Tuesday, March 30, 2010

Will you still need me, will you still feed me, when I'm eighty-four?...

One aspect of yesterday's 'Ask the Chancellors' debate which drew my attention in particular was the brief, but heated exchange on personal care for the elderly. As someone in his mid-forties, it is an issue which I expect to exercise me more as old age and infirmity approach.

My parents are part of that generation whose call upon the NHS and local government provided social care is beginning to put genuine pressure on the resources of both. They were told that they would be looked after, and that's what they expected. On the other hand, my nephew and nieces will probably grow up knowing that such provision will not be possible. For those trapped in the middle, the future is a worrying one.

What I found so disappointing was the desperate efforts by Alistair Osborne and George Darling to avoid saying anything on the subject that might upset anyone. Ruling out what George insists on calling a 'death tax' was effectively admitting that it is all too difficult, and yet someone is going to have to face up to the problem eventually, or bankrupt the country.

With an ageing population, the cost of providing care for the elderly, regardless of where, increases, and that cost must either be borne by a working population which is shrinking in relative numbers, or by raising the age whereby one qualifies for financial support, or by reducing the level of care provided by the State. Indeed, I suspect that I will see a combination of all three.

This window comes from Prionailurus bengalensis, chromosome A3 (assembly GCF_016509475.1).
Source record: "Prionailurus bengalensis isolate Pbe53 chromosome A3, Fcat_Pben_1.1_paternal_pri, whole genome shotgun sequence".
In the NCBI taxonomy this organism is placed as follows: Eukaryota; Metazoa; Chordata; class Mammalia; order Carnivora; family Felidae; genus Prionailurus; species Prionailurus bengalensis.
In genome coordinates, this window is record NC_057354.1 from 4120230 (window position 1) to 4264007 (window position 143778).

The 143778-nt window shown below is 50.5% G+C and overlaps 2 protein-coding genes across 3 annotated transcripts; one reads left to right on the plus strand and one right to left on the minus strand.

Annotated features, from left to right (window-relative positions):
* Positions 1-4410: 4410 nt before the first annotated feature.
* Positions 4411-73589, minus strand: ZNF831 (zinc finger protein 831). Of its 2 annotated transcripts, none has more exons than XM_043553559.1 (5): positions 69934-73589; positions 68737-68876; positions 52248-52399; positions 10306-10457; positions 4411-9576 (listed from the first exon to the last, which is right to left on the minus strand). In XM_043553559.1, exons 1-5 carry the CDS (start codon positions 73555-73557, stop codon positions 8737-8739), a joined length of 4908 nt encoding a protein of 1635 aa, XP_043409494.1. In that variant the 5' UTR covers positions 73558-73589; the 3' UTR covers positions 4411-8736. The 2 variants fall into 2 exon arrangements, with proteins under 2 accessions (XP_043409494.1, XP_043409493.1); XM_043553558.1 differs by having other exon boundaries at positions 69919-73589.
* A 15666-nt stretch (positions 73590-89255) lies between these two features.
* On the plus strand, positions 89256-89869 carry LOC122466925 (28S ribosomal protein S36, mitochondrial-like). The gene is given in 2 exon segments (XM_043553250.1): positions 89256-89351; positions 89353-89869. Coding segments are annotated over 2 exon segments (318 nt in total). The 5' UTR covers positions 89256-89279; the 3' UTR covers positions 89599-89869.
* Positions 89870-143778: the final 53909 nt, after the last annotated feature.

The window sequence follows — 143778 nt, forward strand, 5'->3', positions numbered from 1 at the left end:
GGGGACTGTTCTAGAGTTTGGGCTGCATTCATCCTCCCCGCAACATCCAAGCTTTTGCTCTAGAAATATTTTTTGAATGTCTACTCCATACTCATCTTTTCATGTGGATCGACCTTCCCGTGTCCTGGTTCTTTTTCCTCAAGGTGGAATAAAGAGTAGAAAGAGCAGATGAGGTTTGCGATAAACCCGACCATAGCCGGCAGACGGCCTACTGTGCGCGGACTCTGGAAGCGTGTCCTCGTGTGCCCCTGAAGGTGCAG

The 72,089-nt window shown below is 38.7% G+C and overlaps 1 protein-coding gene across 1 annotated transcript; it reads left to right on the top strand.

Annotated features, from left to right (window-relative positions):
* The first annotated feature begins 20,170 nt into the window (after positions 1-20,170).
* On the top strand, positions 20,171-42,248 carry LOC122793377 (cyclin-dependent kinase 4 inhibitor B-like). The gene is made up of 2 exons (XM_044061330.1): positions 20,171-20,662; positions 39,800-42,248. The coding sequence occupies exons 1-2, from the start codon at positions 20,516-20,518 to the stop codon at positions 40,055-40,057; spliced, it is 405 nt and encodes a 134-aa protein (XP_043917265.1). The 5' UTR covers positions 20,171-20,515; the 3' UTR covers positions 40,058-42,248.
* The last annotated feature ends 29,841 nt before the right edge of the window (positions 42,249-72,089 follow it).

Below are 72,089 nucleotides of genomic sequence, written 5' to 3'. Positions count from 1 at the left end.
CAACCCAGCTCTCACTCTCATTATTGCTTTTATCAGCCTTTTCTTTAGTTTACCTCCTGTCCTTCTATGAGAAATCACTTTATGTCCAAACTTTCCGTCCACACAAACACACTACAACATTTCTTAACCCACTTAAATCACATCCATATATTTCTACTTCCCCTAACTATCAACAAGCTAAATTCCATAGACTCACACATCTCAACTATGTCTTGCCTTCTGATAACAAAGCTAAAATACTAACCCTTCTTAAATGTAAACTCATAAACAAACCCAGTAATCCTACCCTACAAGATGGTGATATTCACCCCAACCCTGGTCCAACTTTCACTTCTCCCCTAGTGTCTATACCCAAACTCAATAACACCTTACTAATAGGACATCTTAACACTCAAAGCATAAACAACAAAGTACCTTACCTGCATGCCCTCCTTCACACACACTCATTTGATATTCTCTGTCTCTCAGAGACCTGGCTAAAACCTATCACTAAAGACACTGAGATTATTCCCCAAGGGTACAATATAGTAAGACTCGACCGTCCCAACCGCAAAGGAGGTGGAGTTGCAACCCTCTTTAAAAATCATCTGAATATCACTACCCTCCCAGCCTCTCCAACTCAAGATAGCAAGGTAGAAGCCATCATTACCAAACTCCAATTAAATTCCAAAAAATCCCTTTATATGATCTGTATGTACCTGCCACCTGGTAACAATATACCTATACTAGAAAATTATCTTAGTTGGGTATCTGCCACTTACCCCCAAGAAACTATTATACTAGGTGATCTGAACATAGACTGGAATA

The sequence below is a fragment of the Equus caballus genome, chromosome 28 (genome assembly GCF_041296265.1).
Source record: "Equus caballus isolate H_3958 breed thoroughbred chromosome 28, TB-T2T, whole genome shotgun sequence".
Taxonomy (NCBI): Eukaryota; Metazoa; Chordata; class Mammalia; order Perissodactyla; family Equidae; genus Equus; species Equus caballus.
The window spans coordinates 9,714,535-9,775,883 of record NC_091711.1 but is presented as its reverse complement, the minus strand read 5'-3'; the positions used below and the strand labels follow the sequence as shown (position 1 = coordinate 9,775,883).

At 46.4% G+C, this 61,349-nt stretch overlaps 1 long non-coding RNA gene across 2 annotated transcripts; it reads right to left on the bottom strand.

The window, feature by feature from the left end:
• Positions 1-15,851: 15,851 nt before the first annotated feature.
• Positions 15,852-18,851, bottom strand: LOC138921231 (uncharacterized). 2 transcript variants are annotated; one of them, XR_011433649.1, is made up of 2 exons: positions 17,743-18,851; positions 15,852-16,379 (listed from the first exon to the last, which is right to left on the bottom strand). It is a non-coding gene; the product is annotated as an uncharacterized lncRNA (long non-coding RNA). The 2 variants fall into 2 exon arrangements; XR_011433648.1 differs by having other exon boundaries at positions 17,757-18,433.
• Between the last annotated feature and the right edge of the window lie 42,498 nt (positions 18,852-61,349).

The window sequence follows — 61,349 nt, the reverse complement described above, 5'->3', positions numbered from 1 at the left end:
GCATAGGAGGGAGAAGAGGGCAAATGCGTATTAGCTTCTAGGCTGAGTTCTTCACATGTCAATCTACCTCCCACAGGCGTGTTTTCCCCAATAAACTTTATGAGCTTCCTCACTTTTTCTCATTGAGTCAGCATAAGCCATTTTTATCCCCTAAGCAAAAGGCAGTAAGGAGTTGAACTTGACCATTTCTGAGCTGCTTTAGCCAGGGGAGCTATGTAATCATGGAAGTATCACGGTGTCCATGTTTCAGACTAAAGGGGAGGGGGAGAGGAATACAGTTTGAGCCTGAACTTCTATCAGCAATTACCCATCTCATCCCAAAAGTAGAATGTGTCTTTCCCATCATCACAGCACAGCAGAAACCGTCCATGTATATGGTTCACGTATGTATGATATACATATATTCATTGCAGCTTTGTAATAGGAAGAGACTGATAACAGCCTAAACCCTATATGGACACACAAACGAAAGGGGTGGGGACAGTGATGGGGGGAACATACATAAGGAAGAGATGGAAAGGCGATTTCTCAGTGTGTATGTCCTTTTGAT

And therefore, the idea of signing over a sum from my estate is actually quite attractive. Effectively, with the flat rate option, one gambles that one will get value out of the deal, a notion no more ludicrous than a contributory pension. Of course, the devil is in the detail, but it was an idea that, as one of a range of options, offered genuine freedom to those wishing to provide for the cost of their care in later life, a government backed equity release scheme if you like.

I very much suspect that the idea will return to haunt Labour and Conservative politicians before too long. It will be interesting to see how they respond when reminded how hasty they were to discard such an option in 2010...

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